Set in Los Angeles, the series EastSiders is the story of Cal, played by Kit Williamson, who learns that boyfriend Thom, actor Van Hansis, has been cheating on him. They continue in the relationship afterwards and the show follows the adventures of their surrounding friends who tag along for the ride.
First presented on YouTube, then streaming on Logo TV's website, the Daytime Emmy-nominated EastSiders now is currently in its third season.
Kit Williamson is an actor and filmmaker known for his role in AMC's Mad Men. He married his EastSiders co-star John Halbach last year. Williamson starred in Talk Radio on Broadway and the off-Broadway show Made in Poland. Movies include Best Friends Forever and 2010: Moby Dick.
Windy City Times: You are originally from Jackson, Mississippi, but you have no accent…
Kit Williamson: I got rid of it in boarding school. I studied acting and writing at Interlochen, in Michigan. My first semester there I had a voice and diction class where I held a mirror up to my soft palate and practiced forming vowels so I wouldn't have a drawl.
WCT: So you went to school in New York after that before being cast in a Broadway show?
KW: Yes. I went to undergrad at Fordham University. I was in a Broadway show my junior year. It was such an amazing learning experience. It's a miracle that I didn't get kicked out of school. They weren't entirely happy that I took the show, because I missed a lot of classes. I wrote extra papers and made it work.
WCT: You focused on writing after that?
KW: I moved to Los Angeles and fell on my face as a film and television actor. I had no background of acting if front of a camera. I got dropped by my manager and wound up working at Bubba Gump Shrimp Company. I explored other paths like an undergraduate program at UCLA.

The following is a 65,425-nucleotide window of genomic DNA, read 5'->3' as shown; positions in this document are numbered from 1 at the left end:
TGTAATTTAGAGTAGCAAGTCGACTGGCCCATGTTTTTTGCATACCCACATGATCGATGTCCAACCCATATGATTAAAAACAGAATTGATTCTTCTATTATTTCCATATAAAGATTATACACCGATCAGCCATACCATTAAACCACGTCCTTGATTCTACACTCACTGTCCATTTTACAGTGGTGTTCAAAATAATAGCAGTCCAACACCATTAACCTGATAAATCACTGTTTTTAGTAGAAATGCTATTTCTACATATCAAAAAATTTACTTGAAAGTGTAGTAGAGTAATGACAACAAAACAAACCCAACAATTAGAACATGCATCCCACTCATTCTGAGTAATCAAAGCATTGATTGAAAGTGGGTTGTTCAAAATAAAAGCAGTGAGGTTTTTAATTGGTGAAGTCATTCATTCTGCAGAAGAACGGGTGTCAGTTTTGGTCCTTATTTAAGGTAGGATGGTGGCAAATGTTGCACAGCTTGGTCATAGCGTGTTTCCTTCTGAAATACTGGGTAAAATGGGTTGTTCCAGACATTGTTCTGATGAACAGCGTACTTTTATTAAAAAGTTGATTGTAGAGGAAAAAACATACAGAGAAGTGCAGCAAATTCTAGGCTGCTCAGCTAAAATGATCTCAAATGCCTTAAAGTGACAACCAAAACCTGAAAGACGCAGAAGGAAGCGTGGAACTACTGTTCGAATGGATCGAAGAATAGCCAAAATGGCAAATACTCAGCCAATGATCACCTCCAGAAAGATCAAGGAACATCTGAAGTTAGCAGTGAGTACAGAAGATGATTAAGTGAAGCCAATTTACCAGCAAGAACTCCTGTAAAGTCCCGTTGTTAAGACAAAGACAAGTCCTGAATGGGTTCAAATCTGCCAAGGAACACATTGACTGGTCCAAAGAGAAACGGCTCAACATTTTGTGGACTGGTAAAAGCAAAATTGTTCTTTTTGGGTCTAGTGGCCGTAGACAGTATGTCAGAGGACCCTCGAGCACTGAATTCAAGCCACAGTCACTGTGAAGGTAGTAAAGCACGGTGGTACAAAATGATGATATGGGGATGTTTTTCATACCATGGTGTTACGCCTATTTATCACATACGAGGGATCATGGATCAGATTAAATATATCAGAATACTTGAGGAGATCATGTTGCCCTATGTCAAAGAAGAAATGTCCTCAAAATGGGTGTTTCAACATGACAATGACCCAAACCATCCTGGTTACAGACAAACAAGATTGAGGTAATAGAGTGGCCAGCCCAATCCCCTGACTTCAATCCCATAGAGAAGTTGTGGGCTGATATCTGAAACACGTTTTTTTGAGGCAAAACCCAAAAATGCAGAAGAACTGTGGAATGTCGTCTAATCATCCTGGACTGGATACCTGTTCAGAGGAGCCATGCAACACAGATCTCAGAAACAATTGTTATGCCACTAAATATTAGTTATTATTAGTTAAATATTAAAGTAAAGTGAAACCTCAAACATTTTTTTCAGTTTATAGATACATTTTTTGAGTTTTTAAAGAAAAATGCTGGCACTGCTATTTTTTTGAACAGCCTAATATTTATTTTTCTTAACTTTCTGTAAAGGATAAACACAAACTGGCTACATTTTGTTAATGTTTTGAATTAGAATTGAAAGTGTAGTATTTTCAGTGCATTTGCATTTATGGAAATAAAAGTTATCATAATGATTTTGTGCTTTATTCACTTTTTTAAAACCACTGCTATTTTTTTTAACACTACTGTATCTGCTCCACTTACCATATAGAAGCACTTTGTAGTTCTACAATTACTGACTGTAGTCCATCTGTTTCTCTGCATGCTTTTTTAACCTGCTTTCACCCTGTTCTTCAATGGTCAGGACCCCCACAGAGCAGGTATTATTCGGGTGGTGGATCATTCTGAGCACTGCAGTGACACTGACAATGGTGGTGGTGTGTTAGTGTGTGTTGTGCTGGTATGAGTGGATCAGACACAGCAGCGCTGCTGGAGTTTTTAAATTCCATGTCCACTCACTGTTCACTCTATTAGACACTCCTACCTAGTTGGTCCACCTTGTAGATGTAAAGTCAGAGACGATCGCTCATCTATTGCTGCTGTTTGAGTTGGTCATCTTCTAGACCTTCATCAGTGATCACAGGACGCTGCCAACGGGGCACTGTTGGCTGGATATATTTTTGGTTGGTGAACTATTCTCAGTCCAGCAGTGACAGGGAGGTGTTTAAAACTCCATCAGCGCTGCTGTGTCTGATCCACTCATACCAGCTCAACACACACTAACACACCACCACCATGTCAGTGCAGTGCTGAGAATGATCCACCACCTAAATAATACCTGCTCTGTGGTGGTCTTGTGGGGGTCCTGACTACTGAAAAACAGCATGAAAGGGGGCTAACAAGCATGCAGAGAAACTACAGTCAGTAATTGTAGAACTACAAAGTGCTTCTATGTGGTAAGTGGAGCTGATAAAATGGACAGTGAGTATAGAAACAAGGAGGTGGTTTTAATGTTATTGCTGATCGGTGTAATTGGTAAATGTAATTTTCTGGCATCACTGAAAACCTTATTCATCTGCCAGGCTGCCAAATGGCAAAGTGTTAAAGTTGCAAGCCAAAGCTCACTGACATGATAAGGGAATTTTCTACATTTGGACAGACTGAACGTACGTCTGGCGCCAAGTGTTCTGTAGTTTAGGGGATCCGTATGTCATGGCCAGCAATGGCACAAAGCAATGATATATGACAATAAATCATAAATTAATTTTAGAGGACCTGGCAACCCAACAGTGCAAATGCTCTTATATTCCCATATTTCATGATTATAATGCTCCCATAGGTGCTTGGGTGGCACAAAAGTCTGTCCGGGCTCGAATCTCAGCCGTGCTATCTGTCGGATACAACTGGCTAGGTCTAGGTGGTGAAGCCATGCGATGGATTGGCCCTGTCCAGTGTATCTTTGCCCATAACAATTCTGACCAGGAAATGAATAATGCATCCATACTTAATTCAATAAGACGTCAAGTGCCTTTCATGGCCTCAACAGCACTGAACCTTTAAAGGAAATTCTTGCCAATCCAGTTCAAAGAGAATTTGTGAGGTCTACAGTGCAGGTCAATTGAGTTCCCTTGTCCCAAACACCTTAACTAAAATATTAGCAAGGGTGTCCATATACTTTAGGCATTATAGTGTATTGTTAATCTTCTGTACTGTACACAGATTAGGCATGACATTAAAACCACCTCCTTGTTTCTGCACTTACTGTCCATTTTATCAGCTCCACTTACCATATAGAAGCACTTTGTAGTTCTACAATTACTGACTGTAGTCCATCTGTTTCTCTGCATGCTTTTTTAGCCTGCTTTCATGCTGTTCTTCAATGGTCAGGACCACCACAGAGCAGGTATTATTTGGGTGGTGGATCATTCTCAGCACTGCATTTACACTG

It led me to creating my own work, like EastSiders.
WCT: When did Mad Men happen?
KW: EastSiders was before that, when I was in grad school. Both were during grad school, though.
WCT: What was the inspiration for EastSiders?
KW: I really wanted to play a gay character. I had never been given the opportunity to do that. I wanted to create LGBT characters that I could relate to and were ever bit as flawed and complex as their straight counterparts.
I feel we often anesthetize gay characters and make them palatable in the media instead of allowing them to mess up their lives and be flawed, interesting people. I was inspired to create show that I would enjoy watching.
WCT: The characters are gay but that is not the focus throughout the series?
KW: Right, but not disregarding the fact that there are unique challenges and advantages to being in a same-sex relationship. It is not the same as a straight relationship. Inherently, it is different because they are the same gender.
WCT: How long has the series been around?
KW: We shot the first two episodes in the fall of 2012.
WCT: What are some of the challenges of a web series?
KW: It is really hard to stand out from the crowd. We are very lucky that we have partnered with companies like Wolfe Video, Vimeo and Netflix to reach a larger audience. We have had to grow and learn, because we started on YouTube. It is incredible to see the journey the show has gone on and the new audiences we find on different platforms. We are now available worldwide in over 12 languages. The show can now interact with people in different countries. We are broadcast in Mexico City so I get tweets in Spanish now to translate.
Some of the obvious challenges are money, since we don't have the backing of a studio or a network. That affects production and not having the resources we need. There is no such thing as good, free, and cheap. You have to pick two of the three!